The controversy over the lobbying activities of former deputy White House chief of staff Michael K. Deaver has become an issue in his negotiations to sell his firm here to the British advertising giant Saatchi and Saatchi, and informed sources in London said yesterday the deal was in trouble.

"There were conversations; there never was a deal," said one source in London familiar with the talks. The conversations are "not being aggressively pursued at the moment," the source told Karen DeYoung of The Washington Post foreign service.

Deaver said in a telephone interview yesterday that he met in London with officials of Saatchi and Saatchi this week and that talks are "still in progress." He said lawyers and accountants are going over terms of the agreement.

A source here familiar with his meeting said the Saatchi executives are "very concerned" about recent publicity surrounding Deaver's activities, but insisted "there has been no diminution in their interest" in the deal.

Deaver has hoped to sell his lobbying and communications firm here, Michael K. Deaver & Associates, to Saatchi and Saatchi for $18 million, sources said previously. Deaver, who opened his firm less than a year ago, would receive payments in stages according to a schedule linked to his firm's performance over several years, the sources said.

Sources in both Washington and London said executives at Saatchi are concerned about the public attention in the United States recently to Deaver's lobbying and about published reports questioning whether he violated lobbying rules. Deaver has denied any wrongdoing.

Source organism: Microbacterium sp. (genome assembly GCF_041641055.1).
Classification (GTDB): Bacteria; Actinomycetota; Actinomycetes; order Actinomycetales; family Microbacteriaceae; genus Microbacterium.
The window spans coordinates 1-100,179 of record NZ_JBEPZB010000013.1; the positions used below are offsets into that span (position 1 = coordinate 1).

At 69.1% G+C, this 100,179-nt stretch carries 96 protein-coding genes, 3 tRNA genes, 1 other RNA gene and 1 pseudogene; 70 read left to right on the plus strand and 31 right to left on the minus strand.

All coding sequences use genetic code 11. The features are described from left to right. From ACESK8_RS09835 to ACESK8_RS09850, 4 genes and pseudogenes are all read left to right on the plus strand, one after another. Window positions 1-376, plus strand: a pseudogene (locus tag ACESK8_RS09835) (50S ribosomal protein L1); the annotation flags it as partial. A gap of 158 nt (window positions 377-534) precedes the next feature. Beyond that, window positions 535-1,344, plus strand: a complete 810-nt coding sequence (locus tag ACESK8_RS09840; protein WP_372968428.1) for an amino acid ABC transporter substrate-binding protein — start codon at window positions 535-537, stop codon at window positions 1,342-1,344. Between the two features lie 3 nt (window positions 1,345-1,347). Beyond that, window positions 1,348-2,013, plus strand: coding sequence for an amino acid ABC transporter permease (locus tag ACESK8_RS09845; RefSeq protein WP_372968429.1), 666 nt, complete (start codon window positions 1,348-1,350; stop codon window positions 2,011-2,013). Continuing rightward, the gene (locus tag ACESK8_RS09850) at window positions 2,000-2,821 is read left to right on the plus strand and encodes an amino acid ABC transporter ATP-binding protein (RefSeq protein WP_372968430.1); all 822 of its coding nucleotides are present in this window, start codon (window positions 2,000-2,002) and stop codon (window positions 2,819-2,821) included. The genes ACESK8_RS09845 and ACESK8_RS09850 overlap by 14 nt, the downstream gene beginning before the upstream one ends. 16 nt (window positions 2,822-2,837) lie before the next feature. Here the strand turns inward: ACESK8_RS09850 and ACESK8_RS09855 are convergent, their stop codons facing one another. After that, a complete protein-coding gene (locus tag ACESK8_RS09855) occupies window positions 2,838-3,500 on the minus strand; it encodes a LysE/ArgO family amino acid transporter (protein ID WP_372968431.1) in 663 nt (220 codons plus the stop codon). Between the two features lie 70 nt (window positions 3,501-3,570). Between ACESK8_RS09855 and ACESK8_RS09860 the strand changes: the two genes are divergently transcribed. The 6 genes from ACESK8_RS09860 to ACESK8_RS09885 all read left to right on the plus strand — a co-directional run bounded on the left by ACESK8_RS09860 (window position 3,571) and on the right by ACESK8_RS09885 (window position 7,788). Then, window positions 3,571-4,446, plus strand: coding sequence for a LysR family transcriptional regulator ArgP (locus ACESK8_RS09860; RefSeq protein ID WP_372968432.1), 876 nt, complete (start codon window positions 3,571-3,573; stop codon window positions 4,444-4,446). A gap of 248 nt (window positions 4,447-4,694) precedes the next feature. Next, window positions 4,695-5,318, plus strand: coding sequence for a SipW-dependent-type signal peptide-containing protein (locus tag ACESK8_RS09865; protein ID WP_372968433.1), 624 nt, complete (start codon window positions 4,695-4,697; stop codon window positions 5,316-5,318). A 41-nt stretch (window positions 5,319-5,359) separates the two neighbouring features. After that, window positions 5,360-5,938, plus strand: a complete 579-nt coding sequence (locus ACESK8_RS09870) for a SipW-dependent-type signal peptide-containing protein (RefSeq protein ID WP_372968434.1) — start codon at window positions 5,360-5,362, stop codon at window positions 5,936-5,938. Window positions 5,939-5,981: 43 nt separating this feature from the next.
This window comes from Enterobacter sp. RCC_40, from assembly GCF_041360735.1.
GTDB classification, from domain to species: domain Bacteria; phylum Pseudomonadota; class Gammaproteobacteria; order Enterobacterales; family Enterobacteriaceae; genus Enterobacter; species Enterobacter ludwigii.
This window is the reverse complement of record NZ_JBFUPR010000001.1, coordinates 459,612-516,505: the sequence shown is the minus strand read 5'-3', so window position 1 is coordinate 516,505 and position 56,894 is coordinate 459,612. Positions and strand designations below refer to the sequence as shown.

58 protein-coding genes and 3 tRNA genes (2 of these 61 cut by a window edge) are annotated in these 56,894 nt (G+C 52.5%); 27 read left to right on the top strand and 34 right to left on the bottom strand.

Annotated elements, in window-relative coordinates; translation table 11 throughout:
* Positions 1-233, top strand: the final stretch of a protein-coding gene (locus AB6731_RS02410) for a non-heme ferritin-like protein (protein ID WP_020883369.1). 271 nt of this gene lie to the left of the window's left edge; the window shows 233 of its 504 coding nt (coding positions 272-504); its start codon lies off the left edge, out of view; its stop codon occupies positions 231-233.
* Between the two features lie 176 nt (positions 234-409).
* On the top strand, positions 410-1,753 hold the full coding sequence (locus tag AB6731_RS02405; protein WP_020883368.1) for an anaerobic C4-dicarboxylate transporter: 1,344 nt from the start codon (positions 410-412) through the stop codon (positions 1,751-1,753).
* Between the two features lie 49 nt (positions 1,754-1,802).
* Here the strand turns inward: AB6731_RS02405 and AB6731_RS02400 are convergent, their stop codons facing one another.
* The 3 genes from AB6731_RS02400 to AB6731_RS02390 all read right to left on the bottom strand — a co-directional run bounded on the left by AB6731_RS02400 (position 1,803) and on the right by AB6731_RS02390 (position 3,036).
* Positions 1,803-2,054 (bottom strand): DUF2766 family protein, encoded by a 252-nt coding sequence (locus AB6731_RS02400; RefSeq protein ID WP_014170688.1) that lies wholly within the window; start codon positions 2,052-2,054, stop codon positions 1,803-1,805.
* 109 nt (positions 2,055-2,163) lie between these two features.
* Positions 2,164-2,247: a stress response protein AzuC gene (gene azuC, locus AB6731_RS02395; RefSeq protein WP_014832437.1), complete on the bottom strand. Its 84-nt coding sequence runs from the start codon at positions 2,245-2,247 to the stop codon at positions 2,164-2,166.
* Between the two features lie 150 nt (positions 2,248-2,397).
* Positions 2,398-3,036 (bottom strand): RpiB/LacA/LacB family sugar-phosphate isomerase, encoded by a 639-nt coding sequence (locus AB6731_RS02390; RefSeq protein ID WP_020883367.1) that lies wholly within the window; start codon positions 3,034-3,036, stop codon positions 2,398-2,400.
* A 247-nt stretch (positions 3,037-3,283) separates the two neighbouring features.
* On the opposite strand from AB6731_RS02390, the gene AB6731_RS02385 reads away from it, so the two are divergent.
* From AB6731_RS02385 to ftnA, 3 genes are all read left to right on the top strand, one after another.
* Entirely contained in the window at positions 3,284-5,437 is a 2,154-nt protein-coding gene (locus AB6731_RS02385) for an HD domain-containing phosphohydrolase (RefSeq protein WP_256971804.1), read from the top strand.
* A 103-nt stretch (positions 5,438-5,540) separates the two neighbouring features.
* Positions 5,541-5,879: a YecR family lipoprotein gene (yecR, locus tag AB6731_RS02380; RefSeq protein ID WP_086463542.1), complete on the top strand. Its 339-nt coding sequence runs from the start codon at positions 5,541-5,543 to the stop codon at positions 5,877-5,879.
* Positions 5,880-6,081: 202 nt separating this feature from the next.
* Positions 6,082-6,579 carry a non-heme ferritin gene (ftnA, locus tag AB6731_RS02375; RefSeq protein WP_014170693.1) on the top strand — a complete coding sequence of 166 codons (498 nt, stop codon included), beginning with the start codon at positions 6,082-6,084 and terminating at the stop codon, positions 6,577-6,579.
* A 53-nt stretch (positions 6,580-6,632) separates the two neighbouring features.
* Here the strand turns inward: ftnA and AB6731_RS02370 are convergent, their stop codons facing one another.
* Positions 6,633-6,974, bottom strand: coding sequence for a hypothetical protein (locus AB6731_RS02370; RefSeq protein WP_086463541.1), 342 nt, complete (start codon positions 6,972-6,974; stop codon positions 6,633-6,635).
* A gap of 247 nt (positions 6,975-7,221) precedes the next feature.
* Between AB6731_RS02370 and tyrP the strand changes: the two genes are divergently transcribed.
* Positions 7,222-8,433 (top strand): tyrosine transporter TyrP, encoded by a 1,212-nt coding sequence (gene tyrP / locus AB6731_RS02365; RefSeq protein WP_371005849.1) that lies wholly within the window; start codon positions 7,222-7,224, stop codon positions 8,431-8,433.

The General Accounting Office is investigating Deaver's handling of the acid rain issue while in the White House and his subsequent representation as a lobbyist of the Canadian government on this and other matters.

Questions were also raised recently about Deaver's meeting with Office of Management and Budget Director James C. Miller III to discuss efforts by another client, Rockwell International, to sell the government more B1 bombers. Federal law bars senior government employes from lobbying their former agencies on certain matters for at least one year.

Two weeks ago, a source close to Deaver said an agreement with Saatchi and Saatchi might be concluded in a few weeks. Yesterday, this source estimated the deal might be finished in 30 days and was delayed somewhat because Saatchi was involved with a public stock offering.

But the London source close to the negotiations indicated that Saatchi and Saatchi is not now eager to acquire Deaver. The source said a reason for the delay was the negative publicity over Deaver's activities. The source said Saatchi and Saatchi "took note of the publicity.

Obviously, everything gets taken into account on a deal like this."

Founded in 1970 by two English brothers, Maurice and Charles, Saatchi is the largest advertising agency in Europe and the fourth-largest in the world. According to the Financial Times of London, the brothers are exceedingly private, "surrounding themselves with a cordon of silence." Others said they are very sensitive to the kind of public glare in which Deaver has recently been operating; Deaver recently posed for Time magazine's cover photograph for a story about "peddling influence" in Washington.

Saatchi in the last 15 months has made seven major agency acquisitions in the United States.